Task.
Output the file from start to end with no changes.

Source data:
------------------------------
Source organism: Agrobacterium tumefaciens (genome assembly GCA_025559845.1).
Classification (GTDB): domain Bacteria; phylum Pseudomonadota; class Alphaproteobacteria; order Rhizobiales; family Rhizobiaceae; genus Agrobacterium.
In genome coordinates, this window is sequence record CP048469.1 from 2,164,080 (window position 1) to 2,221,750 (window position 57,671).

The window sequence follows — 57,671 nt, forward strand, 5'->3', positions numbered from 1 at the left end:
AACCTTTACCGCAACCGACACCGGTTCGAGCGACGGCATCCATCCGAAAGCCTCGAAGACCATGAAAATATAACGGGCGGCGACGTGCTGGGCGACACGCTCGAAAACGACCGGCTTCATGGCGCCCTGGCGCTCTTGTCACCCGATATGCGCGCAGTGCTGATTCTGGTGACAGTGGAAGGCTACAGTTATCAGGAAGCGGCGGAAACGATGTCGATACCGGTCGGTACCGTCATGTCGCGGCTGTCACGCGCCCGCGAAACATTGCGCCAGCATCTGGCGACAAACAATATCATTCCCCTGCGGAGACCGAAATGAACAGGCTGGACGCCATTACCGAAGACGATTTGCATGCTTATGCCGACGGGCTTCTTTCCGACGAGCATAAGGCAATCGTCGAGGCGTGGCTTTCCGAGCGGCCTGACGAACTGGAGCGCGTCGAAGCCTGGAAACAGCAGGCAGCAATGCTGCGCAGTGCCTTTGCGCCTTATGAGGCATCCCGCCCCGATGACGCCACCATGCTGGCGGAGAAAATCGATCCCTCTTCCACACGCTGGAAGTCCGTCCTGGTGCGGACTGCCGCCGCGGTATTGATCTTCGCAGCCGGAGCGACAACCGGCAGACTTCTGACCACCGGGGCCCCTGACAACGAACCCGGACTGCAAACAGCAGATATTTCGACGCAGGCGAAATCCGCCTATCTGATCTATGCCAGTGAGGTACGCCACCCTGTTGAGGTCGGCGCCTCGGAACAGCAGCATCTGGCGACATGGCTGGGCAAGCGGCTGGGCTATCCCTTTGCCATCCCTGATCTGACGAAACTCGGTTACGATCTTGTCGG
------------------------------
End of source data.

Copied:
Source organism: Agrobacterium tumefaciens (genome assembly GCA_025559845.1).
Classification (GTDB): domain Bacteria; phylum Pseudomonadota; class Alphaproteobacteria; order Rhizobiales; family Rhizobiaceae; genus Agrobacterium.
In genome coordinates, this window is sequence record CP048469.1 from 2,164,080 (window position 1) to 2,221,750 (window position 57,671).

The window sequence follows — 57,671 nt, forward strand, 5'->3', positions numbered from 1 at the left end:
AACCTTTACCGCAACCGACACCGGTTCGAGCGACGGCATCCATCCGAAAGCCTCGAAGACCATGAAAATATAACGGGCGGCGACGTGCTGGGCGACACGCTCGAAAACGACCGGCTTCATGGCGCCCTGGCGCTCTTGTCACCCGATATGCGCGCAGTGCTGATTCTGGTGACAGTGGAAGGCTACAGTTATCAGGAAGCGGCGGAAACGATGTCGATACCGGTCGGTACCGTCATGTCGCGGCTGTCACGCGCCCGCGAAACATTGCGCCAGCATCTGGCGACAAACAATATCATTCCCCTGCGGAGACCGAAATGAACAGGCTGGACGCCATTACCGAAGACGATTTGCATGCTTATGCCGACGGGCTTCTTTCCGACGAGCATAAGGCAATCGTCGAGGCGTGGCTTTCCGAGCGGCCTGACGAACTGGAGCGCGTCGAAGCCTGGAAACAGCAGGCAGCAATGCTGCGCAGTGCCTTTGCGCCTTATGAGGCATCCCGCCCCGATGACGCCACCATGCTGGCGGAGAAAATCGATCCCTCTTCCACACGCTGGAAGTCCGTCCTGGTGCGGACTGCCGCCGCGGTATTGATCTTCGCAGCCGGAGCGACAACCGGCAGACTTCTGACCACCGGGGCCCCTGACAACGAACCCGGACTGCAAACAGCAGATATTTCGACGCAGGCGAAATCCGCCTATCTGATCTATGCCAGTGAGGTACGCCACCCTGTTGAGGTCGGCGCCTCGGAACAGCAGCATCTGGCGACATGGCTGGGCAAGCGGCTGGGCTATCCCTTTGCCATCCCTGATCTGACGAAACTCGGTTACGATCTTGTCGG